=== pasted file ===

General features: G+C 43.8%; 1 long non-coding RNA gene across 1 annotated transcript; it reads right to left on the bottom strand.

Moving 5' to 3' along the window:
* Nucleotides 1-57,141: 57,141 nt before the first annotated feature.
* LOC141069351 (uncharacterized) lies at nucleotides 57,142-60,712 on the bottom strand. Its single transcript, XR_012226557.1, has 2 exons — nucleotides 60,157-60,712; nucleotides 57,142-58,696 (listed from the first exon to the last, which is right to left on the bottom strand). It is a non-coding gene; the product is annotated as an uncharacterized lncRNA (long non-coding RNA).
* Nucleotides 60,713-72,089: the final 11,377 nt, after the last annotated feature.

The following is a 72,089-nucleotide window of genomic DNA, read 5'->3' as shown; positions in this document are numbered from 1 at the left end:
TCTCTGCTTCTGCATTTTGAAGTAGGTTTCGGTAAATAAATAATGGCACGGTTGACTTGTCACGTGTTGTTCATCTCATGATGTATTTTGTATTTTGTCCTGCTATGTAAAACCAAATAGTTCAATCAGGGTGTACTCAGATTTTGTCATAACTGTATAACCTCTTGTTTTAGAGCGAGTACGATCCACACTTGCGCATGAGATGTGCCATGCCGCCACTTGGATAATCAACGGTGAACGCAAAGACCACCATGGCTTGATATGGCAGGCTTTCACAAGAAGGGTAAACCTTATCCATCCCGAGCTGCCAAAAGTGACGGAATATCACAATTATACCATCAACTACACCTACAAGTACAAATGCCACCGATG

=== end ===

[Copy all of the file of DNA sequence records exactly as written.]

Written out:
General features: G+C 43.8%; 1 long non-coding RNA gene across 1 annotated transcript; it reads right to left on the bottom strand.

Moving 5' to 3' along the window:
* Nucleotides 1-57,141: 57,141 nt before the first annotated feature.
* LOC141069351 (uncharacterized) lies at nucleotides 57,142-60,712 on the bottom strand. Its single transcript, XR_012226557.1, has 2 exons — nucleotides 60,157-60,712; nucleotides 57,142-58,696 (listed from the first exon to the last, which is right to left on the bottom strand). It is a non-coding gene; the product is annotated as an uncharacterized lncRNA (long non-coding RNA).
* Nucleotides 60,713-72,089: the final 11,377 nt, after the last annotated feature.

The following is a 72,089-nucleotide window of genomic DNA, read 5'->3' as shown; positions in this document are numbered from 1 at the left end:
TCTCTGCTTCTGCATTTTGAAGTAGGTTTCGGTAAATAAATAATGGCACGGTTGACTTGTCACGTGTTGTTCATCTCATGATGTATTTTGTATTTTGTCCTGCTATGTAAAACCAAATAGTTCAATCAGGGTGTACTCAGATTTTGTCATAACTGTATAACCTCTTGTTTTAGAGCGAGTACGATCCACACTTGCGCATGAGATGTGCCATGCCGCCACTTGGATAATCAACGGTGAACGCAAAGACCACCATGGCTTGATATGGCAGGCTTTCACAAGAAGGGTAAACCTTATCCATCCCGAGCTGCCAAAAGTGACGGAATATCACAATTATACCATCAACTACACCTACAAGTACAAATGCCACCGATG